Reinfection risk after hepatitis C treatment higher in recent drug users

7 Sep 2018 Keith Alcorn
Originally published on www.infohep.org

Reinfection with hepatitis C after successful treatment is more common in younger people who inject drugs and recent and former drug users are at greatest risk of reinfection, a cohort study in the Canadian province of British Columbia has found. Providing harm reduction and support services after hepatitis C treatment is needed to prevent reinfections, the researchers say.

The study also found that daily use of opioid agonist therapy to minimise heroin use was associated with a lower risk of reinfection. The study is published in the Journal of Hepatology.

Direct-acting antiviral therapy cures at least nine out of ten people with hepatitis C after a course of once-daily treatment lasting 8 to 12 weeks. Reinfection after treatment can occur if people continue to share needles or injecting equipment. Men who have sex with men are also at risk of reinfection if they have unprotected sex.

The risk of reinfection in these groups of people has led some clinicians to question whether active drug users should be treated for hepatitis C while they continue to use drugs, or to argue that men who have sex with men who become reinfected with hepatitis C should not be prioritised for re-treatment.

Beliefs about reinfection risk are based largely on data from the interferon treatment era or from small studies, and estimated that the rate of reinfection was between 0.19 and 2.2 cases per 100 person-years of follow-up. Evidence from large population-based studies after direct-acting antiviral treatment has been lacking, leading researchers from the University of British Columbia to investigate the incidence of reinfection in the British Columbia Hepatitis C Testers cohort. The cohort tracks health and treatment outcomes in everyone diagnosed with hepatitis C in the province.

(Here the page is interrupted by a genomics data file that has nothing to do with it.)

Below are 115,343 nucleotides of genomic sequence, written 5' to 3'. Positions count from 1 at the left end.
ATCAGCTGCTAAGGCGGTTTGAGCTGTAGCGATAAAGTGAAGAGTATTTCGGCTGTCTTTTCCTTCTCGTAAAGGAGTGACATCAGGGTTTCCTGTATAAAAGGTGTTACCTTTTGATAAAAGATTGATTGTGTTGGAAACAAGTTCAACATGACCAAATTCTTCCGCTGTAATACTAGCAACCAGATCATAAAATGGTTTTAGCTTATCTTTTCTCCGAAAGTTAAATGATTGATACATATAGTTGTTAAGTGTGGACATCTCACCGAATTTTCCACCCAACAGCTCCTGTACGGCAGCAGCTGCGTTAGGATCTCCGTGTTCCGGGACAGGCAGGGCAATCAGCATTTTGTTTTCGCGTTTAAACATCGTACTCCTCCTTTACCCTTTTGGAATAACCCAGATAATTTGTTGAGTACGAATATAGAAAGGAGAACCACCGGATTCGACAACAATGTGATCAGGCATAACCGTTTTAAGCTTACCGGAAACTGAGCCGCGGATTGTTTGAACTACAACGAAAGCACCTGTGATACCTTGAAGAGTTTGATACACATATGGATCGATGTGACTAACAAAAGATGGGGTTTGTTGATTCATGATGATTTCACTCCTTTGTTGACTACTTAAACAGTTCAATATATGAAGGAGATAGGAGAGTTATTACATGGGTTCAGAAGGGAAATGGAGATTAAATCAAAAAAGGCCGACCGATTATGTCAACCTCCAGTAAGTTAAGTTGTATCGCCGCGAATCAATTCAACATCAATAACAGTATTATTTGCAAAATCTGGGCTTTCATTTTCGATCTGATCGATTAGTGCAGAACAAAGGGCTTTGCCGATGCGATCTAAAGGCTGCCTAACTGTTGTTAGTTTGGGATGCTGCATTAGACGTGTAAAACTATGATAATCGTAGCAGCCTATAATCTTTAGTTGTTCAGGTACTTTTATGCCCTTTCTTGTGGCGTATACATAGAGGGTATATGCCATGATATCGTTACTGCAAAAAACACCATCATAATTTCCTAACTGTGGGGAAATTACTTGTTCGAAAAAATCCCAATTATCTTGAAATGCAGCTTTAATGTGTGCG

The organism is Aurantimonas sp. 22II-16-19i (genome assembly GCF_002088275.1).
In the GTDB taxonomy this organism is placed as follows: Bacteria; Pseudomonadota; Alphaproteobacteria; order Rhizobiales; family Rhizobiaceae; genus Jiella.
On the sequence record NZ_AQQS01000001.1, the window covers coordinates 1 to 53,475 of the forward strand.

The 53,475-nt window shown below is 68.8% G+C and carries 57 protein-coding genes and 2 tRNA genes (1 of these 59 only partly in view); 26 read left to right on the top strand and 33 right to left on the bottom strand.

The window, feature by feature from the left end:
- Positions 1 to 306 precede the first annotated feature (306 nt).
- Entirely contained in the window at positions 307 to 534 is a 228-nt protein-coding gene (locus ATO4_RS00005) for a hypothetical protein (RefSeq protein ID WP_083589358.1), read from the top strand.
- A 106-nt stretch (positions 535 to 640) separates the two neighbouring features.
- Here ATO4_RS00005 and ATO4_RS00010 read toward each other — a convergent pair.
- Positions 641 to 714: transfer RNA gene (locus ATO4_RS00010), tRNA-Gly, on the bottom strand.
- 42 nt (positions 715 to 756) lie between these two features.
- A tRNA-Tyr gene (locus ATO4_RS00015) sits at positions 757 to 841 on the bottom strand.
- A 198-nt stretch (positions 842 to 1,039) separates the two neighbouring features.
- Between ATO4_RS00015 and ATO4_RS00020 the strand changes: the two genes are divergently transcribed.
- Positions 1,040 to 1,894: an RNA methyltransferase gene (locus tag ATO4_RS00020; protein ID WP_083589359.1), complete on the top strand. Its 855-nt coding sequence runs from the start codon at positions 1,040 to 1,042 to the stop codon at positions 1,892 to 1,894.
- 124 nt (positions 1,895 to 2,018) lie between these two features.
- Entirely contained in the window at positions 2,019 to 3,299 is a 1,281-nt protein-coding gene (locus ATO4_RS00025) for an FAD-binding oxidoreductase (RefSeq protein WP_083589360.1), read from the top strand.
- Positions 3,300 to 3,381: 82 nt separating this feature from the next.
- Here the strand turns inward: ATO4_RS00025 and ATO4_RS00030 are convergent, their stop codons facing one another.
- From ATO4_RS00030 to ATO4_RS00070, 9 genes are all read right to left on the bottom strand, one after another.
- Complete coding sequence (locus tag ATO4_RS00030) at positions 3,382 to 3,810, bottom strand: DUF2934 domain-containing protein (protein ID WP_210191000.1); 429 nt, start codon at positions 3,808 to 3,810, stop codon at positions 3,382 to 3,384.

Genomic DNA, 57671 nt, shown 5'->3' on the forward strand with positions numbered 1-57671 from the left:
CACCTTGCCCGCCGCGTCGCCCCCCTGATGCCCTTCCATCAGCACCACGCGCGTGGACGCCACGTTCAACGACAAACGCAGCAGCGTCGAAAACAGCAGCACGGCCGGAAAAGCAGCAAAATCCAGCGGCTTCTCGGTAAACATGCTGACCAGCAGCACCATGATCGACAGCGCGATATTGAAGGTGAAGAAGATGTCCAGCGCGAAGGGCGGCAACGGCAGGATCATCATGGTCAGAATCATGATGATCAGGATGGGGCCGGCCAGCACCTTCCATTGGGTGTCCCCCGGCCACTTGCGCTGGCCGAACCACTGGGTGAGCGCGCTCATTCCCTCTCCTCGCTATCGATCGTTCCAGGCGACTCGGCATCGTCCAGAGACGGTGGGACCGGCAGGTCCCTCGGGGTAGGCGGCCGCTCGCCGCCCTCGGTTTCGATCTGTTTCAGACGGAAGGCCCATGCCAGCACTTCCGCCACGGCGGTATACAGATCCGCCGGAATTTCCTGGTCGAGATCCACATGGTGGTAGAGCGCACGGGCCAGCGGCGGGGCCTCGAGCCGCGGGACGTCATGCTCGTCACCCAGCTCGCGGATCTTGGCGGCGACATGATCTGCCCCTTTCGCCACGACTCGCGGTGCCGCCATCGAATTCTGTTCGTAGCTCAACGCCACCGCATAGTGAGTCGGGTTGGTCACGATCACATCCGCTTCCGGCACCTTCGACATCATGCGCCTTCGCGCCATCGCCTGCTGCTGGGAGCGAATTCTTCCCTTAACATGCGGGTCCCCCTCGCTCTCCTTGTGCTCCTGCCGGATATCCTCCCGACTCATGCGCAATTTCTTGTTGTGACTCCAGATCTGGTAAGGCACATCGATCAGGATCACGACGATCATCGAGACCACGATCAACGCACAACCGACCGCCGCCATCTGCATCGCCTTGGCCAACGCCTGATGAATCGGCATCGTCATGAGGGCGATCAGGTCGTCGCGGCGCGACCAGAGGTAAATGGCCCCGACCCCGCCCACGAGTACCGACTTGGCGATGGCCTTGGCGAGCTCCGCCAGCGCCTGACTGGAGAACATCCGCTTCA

Researchers identified 5292 people who achieved a sustained virologic response (SVR) after direct-acting antiviral treatment, and of these, 4114 had at least one sustained HCV RNA measurement after SVR (defined as a negative HCV RNA result at least ten weeks after completing treatment).

Two-thirds were male with a median age of 60 years, and two-thirds were people who inject drugs. Of those who had injected drugs, just under one third had a history of recent injecting drug use (less than three years prior to hepatitis C cure). Ten per cent of the entire sample had co-infection with HIV.

Participants were followed for a median of 123 days after SVR and the first post-SVR measurement of HCV RNA took place a median of 86 days after SVR.

During 2766 person-years of follow-up, 40 reinfections were identified and 33 persisted. The overall rate of reinfection was 1.44 cases per 100 person-years and the persistent infection rate was 1.19 per 100 person-years.

Persistent reinfection rates were highest among recent drug users (2.67 per 100 PY), recent drug users born after 1975 (10.2 per 100 PY), people with HIV co-infection (5.67 per 100 PY) and problematic alcohol users (4.55 per 100 PY). Multivariable analysis showed that only a history of recent (incidence rate ratio 6.7) or former drug use (IRR 3.7) was associated with reinfection.

Daily use of opioid agonist therapy in the 12 weeks prior to SVR was associated with a low risk of reinfection: 513 of 2668 people with a history of drug use used opioid agonist therapy, but only one became reinfected. However, the reduction in risk associated with use of opioid agonist therapy was non-significant in multivariable analysis (IRR 0.7, 95% CI 0.1-5.6).

The authors point out that, as treatment eligibility expands and the number of younger people with less advanced liver fibrosis are identified for treatment, the proportion of recent and current injectors receiving direct-acting antiviral treatment is likely to rise. Education about reinfection risk, engagement in harm reduction services and provision of opioid agonist therapy need to be provided alongside direct-acting antiviral therapy, the authors recommend.

“Our results highlight the need to engage people with ongoing injection risk in harm reduction and support services following successful treatment,” they conclude.